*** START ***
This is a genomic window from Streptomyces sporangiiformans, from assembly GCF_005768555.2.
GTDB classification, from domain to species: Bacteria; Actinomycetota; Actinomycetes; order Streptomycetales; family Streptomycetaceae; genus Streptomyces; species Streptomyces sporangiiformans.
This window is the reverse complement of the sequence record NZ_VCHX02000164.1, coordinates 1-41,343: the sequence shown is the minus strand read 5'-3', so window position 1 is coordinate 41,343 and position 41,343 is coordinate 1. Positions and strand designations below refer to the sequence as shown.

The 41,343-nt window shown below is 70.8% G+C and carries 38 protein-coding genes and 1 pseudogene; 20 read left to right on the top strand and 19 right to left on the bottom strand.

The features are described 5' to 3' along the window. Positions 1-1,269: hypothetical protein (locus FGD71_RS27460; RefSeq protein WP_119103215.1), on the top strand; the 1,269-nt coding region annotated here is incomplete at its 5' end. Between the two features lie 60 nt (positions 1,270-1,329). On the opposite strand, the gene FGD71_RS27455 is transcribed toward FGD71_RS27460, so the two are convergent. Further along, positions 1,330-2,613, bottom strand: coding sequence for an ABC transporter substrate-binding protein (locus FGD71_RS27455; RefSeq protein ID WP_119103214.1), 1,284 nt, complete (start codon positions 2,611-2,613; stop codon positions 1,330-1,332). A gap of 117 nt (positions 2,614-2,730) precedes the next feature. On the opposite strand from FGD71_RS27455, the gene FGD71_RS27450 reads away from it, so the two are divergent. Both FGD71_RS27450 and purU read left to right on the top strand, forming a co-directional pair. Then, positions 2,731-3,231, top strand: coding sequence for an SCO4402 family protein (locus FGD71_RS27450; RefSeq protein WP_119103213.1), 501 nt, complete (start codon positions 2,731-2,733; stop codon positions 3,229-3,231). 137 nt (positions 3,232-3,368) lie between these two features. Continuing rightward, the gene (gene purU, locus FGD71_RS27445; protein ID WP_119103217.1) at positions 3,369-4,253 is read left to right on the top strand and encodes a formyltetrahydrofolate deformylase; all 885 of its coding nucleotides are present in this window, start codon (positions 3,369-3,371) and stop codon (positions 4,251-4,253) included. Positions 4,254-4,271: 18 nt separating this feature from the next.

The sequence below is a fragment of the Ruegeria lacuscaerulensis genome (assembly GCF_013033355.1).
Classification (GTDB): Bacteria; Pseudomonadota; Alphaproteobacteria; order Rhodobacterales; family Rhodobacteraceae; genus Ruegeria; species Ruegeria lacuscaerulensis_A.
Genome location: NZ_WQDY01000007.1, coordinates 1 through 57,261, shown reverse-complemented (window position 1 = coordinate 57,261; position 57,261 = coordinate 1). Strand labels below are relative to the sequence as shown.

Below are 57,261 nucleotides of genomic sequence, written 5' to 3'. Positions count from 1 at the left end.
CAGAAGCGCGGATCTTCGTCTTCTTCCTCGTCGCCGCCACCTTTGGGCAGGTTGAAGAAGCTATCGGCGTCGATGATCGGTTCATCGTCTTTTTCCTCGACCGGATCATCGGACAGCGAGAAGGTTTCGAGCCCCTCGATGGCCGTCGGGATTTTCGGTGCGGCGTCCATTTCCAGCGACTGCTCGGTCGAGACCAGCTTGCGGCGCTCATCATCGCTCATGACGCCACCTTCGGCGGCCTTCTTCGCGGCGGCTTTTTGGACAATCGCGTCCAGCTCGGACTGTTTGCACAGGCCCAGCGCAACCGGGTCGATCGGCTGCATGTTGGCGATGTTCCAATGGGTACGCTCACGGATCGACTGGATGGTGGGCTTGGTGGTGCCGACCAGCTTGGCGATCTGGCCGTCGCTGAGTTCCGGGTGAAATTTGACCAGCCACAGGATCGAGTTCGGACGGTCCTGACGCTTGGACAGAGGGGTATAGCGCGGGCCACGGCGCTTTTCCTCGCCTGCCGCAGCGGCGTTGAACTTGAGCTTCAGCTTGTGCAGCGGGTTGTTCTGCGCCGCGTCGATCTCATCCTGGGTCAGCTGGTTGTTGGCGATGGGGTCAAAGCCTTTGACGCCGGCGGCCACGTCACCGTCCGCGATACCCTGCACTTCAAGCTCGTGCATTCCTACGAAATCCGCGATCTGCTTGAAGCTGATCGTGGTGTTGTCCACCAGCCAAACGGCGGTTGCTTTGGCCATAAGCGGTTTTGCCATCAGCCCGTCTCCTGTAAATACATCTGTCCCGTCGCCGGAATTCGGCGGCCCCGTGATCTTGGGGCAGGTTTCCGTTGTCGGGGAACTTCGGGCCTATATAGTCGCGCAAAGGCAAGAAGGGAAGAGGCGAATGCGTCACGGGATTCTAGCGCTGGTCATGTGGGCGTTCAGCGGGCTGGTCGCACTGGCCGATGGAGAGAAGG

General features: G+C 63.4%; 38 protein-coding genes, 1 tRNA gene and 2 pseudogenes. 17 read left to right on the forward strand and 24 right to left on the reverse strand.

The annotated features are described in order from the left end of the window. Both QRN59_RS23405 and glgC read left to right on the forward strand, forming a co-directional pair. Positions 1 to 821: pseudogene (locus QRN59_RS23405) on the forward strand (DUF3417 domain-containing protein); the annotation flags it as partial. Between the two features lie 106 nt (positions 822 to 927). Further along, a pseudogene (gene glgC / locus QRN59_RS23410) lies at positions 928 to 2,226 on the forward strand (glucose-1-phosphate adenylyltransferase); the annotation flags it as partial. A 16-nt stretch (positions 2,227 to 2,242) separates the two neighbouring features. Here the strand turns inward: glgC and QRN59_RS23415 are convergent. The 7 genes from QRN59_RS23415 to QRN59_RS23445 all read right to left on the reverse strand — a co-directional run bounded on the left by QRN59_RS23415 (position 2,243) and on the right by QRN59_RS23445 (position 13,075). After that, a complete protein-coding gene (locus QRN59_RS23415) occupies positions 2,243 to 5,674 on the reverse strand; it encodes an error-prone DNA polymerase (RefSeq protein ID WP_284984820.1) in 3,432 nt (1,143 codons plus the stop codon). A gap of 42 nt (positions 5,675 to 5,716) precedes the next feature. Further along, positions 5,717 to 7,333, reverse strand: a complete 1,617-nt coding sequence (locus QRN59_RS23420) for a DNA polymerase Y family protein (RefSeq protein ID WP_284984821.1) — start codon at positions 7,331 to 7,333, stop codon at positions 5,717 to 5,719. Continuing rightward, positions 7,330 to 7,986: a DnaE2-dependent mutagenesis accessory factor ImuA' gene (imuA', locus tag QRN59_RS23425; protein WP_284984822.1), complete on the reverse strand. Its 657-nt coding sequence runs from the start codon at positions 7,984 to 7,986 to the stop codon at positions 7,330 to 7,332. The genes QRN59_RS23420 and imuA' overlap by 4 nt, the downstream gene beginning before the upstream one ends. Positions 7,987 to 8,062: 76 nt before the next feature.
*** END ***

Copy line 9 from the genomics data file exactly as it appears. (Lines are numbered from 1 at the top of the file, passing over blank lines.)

Below are 57,261 nucleotides of genomic sequence, written 5' to 3'. Positions count from 1 at the left end.